Students have the excitement of coming to the laboratory classroom for science class. This gives them the opportunity to explore many hands-on activities, while building skills they will need in the future. They begin to experience an integrated approach to science, studying the foundational roots of physics and earth science while devising hypotheses, collecting data, and drawing conclusions. There is a focus on inquiry and discovery, as well as being able to support their ideas with scientific evidence.
- Engage in classroom discussions with relevance, meaning and insight
- Begin to demonstrate the understanding of scientific concepts
- Make meaningful connections between established scientific theories and data generated from investigation
- Record observations, thought processes and measurements accurately and completely
- Sound and Light
- Intro to Electricity
- Earth Science (focus on fossils)
Students examine the lives and communities of people who have lived and settled New Jersey and New York throughout history, such as the indigenous Lenape, European colonists and enslaved people brought forcibly to North America. The focus is on deeply investigating and researching a particular group of people and understanding why they migrated and immigrated, how they survived, the injustices perpetrated against or by them, and how groups resisted or reconciled these injustices. We also use current events to tie the past to the present, helping students understand the relevance and influence of history and its impact on modern day. Students demonstrate their deep understanding of topics by creating culminating projects.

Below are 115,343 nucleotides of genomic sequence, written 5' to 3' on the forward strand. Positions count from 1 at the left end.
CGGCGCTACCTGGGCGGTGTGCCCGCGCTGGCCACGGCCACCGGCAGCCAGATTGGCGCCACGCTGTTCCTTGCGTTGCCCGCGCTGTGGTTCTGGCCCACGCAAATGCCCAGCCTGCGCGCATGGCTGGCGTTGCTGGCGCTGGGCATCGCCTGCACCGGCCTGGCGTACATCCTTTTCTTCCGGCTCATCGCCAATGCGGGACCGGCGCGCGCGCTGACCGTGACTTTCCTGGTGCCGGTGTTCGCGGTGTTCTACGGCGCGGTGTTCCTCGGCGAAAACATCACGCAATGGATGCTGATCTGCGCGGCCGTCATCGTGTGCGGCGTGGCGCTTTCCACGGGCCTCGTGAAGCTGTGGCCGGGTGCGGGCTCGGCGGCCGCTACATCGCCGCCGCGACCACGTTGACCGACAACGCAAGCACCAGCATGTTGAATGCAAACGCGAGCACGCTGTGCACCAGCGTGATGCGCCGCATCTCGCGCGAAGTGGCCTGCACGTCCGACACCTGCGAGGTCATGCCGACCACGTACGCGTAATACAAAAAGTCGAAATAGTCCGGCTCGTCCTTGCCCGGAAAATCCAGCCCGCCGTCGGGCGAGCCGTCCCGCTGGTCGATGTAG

Students begin the year learning what culture is and what it means to have a culture. Third graders examine their own culture at home, in school and in their communities. Students share artifacts that teach our class community about their families, history and cultural values. Students then trace back to the history of the first people to settle here in New Jersey, the Lenni-Lenape people. Students examine the Lenni-Lenape and other Native American communities with the focus on understanding the cultural values and beliefs. Students also examine different primary and secondary sources, such as books, articles, videos and paintings, to explore the different elements of Lenni-Lenape culture as well as their perspective and experience with the European colonists. Third graders conduct research and practice their note-taking skills to understand the parts and purposes of the Lenni-Lenape way of life.
Later, 3rd graders explore the history and culture of ancient African kingdoms and modern-day African communities.
Students begin examining the interactions and challenges that arise when two distinct cultures collide through a study of the Trail of Tears. Students explore the past and present impacts of the Trail of Tears on Native Americans by reading articles and books about how Native Americans overcame these hardships and still practice various forms of activism today.
Students engage in a study of how the events and choices from the past have impacted their world today and how different perspectives impact our thinking of the past. Students examine rights and responsibilities and investigate what motivates some people to stand up for other people’s rights in their study of advocacy movements. Our concluding project focuses on advocating for indigenous people.
- Fairness and justice
- Observe artifacts and primary sources to extract information
- Identify main ideas and supporting details in secondary sources
- Explain orally or in writing how past events impact the present
- Conduct short research projects that build knowledge about a specific topic
- The Lenape people
- Medieval African Kingdoms
- New Amsterdam
- Slavery in New Amsterdam
- Perspectives of enslaved peoples and their stories